The most interesting thing to me about the piece is the fact that Overton sees the qualities and characteristics of each thing in nature — i.e., the nature of each thing — as derived directly from nature, rather than from God. So it is not God but nature that provides Natural Laws, if I understand him right. God provided Nature; but Nature provides the Laws according to which the things in it operate.

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    1. Julie,

      I don’t think Overton is excluding God from the issue by invoking nature, as he says in the first paragraph: “we are delivered of God by the hand of nature into this world, every one with a naturall, innate freedome and propriety (as it were writ in the table of every mans heart, never to be obliterated)”.

      I don’t think Overton sees man and nature as separate, rather God provides the laws that govern nature, including human nature. That said, it certainly seems that Overton sees no need to go beyond nature to God to make his argument. Essentially the same argument is made by his friend and fellow prisoner John Lilburne, but he makes more effort to justify it theologically, while Overton is making more of an appeal to reason, I would say.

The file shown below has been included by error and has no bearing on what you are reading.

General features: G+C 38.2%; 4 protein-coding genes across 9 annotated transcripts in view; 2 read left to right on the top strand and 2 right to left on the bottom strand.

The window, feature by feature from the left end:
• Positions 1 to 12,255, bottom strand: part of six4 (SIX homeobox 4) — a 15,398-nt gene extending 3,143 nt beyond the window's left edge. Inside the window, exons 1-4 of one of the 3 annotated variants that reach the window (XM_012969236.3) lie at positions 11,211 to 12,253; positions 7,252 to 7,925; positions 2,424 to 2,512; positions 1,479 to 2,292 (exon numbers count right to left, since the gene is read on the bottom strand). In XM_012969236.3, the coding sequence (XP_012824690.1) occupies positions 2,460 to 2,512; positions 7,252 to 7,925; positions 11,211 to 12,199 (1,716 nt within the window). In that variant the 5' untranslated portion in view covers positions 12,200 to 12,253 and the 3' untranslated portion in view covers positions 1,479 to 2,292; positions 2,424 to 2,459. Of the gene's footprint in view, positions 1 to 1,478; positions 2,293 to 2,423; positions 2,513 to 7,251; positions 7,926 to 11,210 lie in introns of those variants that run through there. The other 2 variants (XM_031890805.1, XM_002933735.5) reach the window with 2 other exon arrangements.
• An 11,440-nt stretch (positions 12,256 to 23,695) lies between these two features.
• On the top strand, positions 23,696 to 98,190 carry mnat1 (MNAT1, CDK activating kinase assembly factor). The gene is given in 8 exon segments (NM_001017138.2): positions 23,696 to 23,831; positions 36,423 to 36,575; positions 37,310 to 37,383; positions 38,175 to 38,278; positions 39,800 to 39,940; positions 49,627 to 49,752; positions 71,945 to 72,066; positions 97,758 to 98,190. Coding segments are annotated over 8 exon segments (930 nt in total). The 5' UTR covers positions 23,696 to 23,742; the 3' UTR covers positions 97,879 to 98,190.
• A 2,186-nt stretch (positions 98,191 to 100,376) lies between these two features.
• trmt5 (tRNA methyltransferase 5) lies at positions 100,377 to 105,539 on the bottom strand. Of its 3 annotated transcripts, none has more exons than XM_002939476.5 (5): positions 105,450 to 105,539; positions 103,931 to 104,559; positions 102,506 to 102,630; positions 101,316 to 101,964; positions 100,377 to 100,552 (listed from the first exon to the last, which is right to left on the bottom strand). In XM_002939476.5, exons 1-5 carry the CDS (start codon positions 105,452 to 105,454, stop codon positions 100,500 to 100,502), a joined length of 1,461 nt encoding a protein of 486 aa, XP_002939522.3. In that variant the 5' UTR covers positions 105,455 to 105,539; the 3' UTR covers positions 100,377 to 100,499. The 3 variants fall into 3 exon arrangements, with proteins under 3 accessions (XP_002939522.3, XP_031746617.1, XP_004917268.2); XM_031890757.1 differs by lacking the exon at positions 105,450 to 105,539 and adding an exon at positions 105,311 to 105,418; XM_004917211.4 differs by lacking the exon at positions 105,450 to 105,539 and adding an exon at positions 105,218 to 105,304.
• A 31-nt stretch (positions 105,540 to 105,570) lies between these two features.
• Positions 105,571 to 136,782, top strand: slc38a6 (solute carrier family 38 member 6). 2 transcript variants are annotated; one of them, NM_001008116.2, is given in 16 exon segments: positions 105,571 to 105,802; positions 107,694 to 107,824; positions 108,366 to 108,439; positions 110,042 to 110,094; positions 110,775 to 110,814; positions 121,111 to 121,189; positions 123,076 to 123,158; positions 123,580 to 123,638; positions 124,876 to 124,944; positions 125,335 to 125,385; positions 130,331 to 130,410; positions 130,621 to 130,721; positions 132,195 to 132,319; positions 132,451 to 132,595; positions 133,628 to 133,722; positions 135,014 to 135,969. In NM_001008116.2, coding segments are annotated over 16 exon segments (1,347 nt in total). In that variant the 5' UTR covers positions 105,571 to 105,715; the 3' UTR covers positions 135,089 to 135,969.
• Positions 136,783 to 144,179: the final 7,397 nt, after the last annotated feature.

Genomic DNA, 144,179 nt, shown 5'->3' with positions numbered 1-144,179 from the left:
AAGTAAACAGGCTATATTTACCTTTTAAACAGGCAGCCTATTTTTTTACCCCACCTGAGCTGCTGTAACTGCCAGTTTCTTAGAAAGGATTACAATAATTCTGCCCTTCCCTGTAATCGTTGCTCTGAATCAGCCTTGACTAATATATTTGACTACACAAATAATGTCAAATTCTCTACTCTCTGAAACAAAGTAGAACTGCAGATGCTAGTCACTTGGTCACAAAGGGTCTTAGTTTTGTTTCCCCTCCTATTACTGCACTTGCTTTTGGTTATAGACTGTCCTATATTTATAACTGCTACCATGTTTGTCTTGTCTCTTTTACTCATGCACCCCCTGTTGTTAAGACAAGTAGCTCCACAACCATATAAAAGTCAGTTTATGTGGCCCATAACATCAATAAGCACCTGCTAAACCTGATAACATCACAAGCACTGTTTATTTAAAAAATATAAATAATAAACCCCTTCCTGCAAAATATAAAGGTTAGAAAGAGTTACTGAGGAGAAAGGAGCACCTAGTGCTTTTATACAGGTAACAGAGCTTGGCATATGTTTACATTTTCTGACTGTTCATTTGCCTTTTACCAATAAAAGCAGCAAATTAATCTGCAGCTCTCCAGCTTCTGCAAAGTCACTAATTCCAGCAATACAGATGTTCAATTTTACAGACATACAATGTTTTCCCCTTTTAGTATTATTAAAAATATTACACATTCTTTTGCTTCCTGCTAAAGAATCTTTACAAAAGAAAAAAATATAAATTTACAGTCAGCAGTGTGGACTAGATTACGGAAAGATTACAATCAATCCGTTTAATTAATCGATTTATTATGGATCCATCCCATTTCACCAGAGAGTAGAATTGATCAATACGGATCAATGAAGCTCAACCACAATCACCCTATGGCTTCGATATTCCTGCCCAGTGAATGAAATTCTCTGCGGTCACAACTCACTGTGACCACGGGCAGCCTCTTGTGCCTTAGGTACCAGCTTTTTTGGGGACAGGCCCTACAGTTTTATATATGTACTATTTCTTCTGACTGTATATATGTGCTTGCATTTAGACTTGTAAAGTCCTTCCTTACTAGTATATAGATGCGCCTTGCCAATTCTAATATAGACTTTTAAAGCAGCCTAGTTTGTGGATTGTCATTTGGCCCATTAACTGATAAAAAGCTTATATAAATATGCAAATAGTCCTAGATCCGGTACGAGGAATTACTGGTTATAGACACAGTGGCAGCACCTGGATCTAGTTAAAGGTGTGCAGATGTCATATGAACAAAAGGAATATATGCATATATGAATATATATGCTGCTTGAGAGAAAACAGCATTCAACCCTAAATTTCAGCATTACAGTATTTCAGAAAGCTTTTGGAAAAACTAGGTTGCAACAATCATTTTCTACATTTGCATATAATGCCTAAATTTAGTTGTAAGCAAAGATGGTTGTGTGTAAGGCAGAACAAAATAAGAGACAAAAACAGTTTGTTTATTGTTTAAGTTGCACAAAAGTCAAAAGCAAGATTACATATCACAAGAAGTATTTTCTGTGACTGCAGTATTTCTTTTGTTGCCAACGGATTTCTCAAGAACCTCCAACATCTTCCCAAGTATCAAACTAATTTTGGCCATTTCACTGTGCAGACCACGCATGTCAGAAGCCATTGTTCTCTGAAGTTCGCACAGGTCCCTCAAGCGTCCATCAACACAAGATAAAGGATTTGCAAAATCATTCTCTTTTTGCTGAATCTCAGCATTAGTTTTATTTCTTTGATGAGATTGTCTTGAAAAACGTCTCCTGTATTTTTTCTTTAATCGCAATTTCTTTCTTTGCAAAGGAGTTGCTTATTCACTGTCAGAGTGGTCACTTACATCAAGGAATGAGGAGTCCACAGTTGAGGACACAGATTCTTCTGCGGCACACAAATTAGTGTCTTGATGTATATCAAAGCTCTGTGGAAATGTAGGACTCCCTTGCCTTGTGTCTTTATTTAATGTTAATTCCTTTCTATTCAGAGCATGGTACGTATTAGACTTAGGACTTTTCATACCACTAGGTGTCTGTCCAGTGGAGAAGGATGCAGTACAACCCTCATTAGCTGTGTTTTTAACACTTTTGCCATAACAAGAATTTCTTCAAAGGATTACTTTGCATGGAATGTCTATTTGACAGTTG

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      1. Richard, I draw your attention to my final sentence:

        God provided Nature; but Nature provides the Laws according to which the things in it operate.

        From the one Letter, I think I agree with you on Overton, God, and Nature

        What he says is that Nature is mediate between God and Man, rather than that God Himself is Immediate to Man — at least in this context.

        Analogies abound. For instance, the Framers (“God”) produced the Constitution, which provides the Law according to which the laws governing the people are to be written; but it, or the Framers, do not provide the Laws directly to the people. It is up to Middle Management (the Legislature, Congress) to do that.